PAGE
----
Speaking at Temasek Holding’s Ecosperity conference yesterday (5 Jun), Trade and Industry Minister Chan Chun Sing said that Singapore must avoid the formation of any social enclaves here.
He added that the Government will “further refine” the design of precincts and HDB flats to “allow greater social mixing between people of different economic backgrounds”.
“This is especially important as society matures and social mobility and social mixing weaken,” he said. He reiterated that the Government “must do more to ensure that every town and every precinct is a microcosm of Singapore”.
“We want to have a good mix of housing, with people from different backgrounds living and socialising together,” said Chan. He also commented that social integration and mixing is “often neglected in the development of many societies”.
“We do not take for granted our people will not succumb to the natural human instincts to prefer to mix with people who are similar to them – be it in terms of race, language, religion or social economic status,” he said.
Little India in Simei
While Chan stops Singaporeans from forming social enclaves in public housing by imposing quotas and stopping our Singaporean minorities from openly selling their flats to non-minorities, thereby, depressing the prices of their flats, social enclaves are quietly forming at private condos.
It has been reported in mainstream media that “little India” is quietly sprouting out in Simei area in the East side of Singapore (‘Simei’s Little India‘).
At Melville Park, one of the largest condominium in Simei, has become “special”, reported ST.
“Its occupants are largely Indians – locals, permanent residents and expatriates,” it said. “Visit the condominium any evening and take in the sights, sounds and smells. You’ll hear screaming children, running about, speaking in more than a dozen Indian languages.”
“You’ll hear the whistles of pressure cookers. Get whiffs of onions frying in mustard oil, or spicy curries steaming in pots. Find groups of mothers, grandmothers and grandfathers exchanging notes on everything from domestic-help grouses to newest sari trends and India’s pathetic cricket performances,” it added.
“It’s a miniature India, a melange of people – loud, spiritual, enigmatic, eclectic and distinctly Indian.”
Indian “home-run businesses” in condo
Mr Markose Thomas and his wife Susan, both from India, bought a 3-room unit at Melville Park in 2008. “We felt very comfortable here. It’s like living in one big happy family, just the way it is in most neighborhoods in India,” Mr Thomas told ST.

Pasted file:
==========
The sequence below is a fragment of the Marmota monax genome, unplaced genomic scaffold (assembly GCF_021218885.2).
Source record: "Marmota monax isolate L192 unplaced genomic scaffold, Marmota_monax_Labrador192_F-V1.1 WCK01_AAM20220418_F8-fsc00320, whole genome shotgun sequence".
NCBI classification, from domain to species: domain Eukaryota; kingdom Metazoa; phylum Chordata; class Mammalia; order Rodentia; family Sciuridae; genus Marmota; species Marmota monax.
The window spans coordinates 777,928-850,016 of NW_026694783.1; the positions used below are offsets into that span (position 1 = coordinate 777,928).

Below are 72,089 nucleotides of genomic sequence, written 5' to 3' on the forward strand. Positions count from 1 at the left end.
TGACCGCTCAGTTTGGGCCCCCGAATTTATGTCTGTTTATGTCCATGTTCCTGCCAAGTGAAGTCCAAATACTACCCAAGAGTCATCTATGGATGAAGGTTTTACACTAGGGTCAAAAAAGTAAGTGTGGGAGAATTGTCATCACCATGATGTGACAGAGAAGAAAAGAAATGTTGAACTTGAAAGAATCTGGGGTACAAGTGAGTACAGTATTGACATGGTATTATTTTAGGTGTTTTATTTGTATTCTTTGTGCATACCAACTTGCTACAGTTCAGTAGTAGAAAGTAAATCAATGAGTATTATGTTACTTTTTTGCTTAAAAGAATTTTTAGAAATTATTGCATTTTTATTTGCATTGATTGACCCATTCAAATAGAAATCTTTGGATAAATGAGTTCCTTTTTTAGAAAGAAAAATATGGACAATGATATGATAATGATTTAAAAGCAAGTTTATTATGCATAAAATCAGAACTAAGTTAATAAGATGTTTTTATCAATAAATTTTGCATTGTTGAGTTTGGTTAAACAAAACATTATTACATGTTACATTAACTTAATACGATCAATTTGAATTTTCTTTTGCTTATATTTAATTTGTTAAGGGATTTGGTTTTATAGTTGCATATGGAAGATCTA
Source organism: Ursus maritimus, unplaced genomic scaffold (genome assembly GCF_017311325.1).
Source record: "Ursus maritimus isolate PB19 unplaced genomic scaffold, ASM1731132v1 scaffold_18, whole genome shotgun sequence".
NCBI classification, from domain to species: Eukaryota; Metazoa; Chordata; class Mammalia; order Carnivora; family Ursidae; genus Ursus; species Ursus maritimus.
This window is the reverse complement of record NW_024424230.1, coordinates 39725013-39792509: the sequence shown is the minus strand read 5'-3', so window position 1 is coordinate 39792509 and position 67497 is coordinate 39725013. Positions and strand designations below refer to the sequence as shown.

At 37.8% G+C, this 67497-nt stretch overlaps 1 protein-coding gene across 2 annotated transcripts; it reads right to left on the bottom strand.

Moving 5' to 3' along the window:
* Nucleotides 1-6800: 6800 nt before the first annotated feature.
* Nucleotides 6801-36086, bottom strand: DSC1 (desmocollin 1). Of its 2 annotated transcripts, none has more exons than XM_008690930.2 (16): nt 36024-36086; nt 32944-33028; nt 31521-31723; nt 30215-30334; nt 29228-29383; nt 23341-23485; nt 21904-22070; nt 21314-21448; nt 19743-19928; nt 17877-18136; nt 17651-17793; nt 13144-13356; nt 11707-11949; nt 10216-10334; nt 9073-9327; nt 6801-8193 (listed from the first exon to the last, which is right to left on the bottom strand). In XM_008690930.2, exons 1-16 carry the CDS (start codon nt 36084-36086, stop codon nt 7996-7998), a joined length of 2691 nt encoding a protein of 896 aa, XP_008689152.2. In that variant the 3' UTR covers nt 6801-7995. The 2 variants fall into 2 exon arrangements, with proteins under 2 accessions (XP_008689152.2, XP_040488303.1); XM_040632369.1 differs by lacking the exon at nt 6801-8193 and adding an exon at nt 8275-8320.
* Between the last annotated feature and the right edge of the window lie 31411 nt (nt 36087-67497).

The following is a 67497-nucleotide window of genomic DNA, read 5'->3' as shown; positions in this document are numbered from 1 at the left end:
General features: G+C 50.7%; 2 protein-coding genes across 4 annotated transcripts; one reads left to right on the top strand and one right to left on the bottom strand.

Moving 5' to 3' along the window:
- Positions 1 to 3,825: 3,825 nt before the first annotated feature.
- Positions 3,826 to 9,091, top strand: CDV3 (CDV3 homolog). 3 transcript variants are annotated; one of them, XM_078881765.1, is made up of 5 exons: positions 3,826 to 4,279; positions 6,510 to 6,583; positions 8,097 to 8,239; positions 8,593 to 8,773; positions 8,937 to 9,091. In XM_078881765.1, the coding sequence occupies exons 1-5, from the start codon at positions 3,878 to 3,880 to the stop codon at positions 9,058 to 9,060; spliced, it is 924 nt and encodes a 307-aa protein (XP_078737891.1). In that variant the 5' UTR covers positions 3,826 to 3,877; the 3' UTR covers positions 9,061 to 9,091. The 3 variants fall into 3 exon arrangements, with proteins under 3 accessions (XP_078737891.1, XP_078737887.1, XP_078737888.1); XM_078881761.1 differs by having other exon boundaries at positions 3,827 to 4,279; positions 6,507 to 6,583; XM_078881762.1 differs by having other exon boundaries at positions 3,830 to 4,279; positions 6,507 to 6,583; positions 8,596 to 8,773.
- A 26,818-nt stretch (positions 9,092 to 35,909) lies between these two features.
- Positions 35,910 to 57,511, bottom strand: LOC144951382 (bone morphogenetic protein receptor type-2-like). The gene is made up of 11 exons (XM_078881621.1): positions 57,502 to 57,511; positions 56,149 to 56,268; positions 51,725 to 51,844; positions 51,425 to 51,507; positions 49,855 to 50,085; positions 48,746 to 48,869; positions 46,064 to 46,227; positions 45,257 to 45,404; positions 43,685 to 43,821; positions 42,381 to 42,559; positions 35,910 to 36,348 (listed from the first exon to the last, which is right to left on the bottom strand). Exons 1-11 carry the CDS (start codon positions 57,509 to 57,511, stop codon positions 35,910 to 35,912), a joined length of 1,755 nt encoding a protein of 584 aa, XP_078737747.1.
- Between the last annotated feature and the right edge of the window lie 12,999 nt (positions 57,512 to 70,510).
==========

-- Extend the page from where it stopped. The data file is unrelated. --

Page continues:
For Mrs Markose, the appeal is the little comforts she enjoys as the condo has a mini shopping mart which stocks everything Indian – from Lijjat Papad to Amul milk. “In the last few years, we’ve visited Mustafa not more than three times, and that’s only because our guests from India wanted to see it. There has been no need,” she said.
Apparently, there are also many Indian “home-run businesses” in the condo like a beauty parlour which provides henna hair treatments. Or perky women residents who prepare motichur ladoos, vada pavs and other Indian snacks and sell it in the condo mini mart on weekends. Some run Bollywood dance classes.
But Mrs Markose’s biggest anchors are the bonds she has built with many other women like her who share a deep love for their adopted home, yet yearn for India, ST said.
She said, “In India, neighbours are never strangers. They become our extended family. In a new country, sometimes the absence of such relationships makes it harder for women. That is not the case in Melville.”
During her pregnancy a few months ago, Mrs Markose’s friends at Melville took good care of her. She says: “If I craved for masala dosa, it was sent over the next day. Aloo parathas, halwa, kheer, anything I wanted, someone would hear of it and send it to me. When my son goes down to play, I know my friends will keep an eye on him.”
The Melville women are a strong community, she noted.
A community group called Melville Moms was even formed to give support to the community. Mrs Ramya Prem said, “The idea behind it (Melville Moms) was to get together, have fun and help each other. Today, the group’s popularity has grown. We organise (India) Independence Day and Diwali celebrations which are for families and help our kids stay in touch with their roots.”
All the Indian festivals are celebrated apparently, with as much pageantry as a Karan Johar film, ST reported.
Other groups being formed at Melville Park include a cricket team made up largely of Indian nationals which, according to team member Prem Bhagat, “has lost more matches in the last few months than the Indian team, but still stands united”.
Melville Park was launched in 1996 and is often also called the IT condo, according to ST. Its proximity to the Changi Business Park, a hub for technology businesses, has led a lot of Indians in technology to take up residence there.
Mrs Gowri Rajesh, who is part of the management council at Melville Park, commented that the condo has all the amenities, but the real highlight is the sense of safety and camaraderie that the residents, especially those from India, share because of their common background.
“Kids have so many (Indian) playmates. There are kids in every age group. And even if a family were to return to India, the children would not feel out of place,” she said. She said that she and her husband have both applied for Singaporean citizenship.
But an Indian expat who lives in the West and deliberately avoids Melville Park commented, “My wife has made friends with her Singaporean and Australian neighbours, who have given us a peek into their culture. Living in Melville would be like living in any other Indian city.”
So, it seems a social enclave is really being formed at private condo Melville Park but Chan did not say anything against it. Perhaps he just didn’t want to see social enclaves forming in public housing side.